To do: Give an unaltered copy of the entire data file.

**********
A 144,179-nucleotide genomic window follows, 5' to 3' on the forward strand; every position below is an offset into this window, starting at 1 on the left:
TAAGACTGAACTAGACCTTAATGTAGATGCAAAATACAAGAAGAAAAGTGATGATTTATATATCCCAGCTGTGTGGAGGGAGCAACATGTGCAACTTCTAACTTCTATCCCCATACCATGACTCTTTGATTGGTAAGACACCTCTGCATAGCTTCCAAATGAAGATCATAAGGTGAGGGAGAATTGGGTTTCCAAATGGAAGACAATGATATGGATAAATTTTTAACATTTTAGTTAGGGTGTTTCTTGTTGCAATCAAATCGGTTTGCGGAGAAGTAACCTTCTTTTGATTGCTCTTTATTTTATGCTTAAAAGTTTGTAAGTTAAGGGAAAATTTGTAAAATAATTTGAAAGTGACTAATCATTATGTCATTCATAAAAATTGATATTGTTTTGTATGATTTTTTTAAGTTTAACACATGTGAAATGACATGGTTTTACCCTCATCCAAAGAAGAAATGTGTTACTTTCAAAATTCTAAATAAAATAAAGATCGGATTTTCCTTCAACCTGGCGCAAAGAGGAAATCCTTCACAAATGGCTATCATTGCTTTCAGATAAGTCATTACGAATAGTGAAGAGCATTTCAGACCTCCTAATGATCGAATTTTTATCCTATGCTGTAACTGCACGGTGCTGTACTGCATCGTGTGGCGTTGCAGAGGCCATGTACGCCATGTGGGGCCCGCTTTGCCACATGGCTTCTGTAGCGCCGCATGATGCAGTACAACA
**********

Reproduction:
A 144,179-nucleotide genomic window follows, 5' to 3' on the forward strand; every position below is an offset into this window, starting at 1 on the left:
TAAGACTGAACTAGACCTTAATGTAGATGCAAAATACAAGAAGAAAAGTGATGATTTATATATCCCAGCTGTGTGGAGGGAGCAACATGTGCAACTTCTAACTTCTATCCCCATACCATGACTCTTTGATTGGTAAGACACCTCTGCATAGCTTCCAAATGAAGATCATAAGGTGAGGGAGAATTGGGTTTCCAAATGGAAGACAATGATATGGATAAATTTTTAACATTTTAGTTAGGGTGTTTCTTGTTGCAATCAAATCGGTTTGCGGAGAAGTAACCTTCTTTTGATTGCTCTTTATTTTATGCTTAAAAGTTTGTAAGTTAAGGGAAAATTTGTAAAATAATTTGAAAGTGACTAATCATTATGTCATTCATAAAAATTGATATTGTTTTGTATGATTTTTTTAAGTTTAACACATGTGAAATGACATGGTTTTACCCTCATCCAAAGAAGAAATGTGTTACTTTCAAAATTCTAAATAAAATAAAGATCGGATTTTCCTTCAACCTGGCGCAAAGAGGAAATCCTTCACAAATGGCTATCATTGCTTTCAGATAAGTCATTACGAATAGTGAAGAGCATTTCAGACCTCCTAATGATCGAATTTTTATCCTATGCTGTAACTGCACGGTGCTGTACTGCATCGTGTGGCGTTGCAGAGGCCATGTACGCCATGTGGGGCCCGCTTTGCCACATGGCTTCTGTAGCGCCGCATGATGCAGTACAACA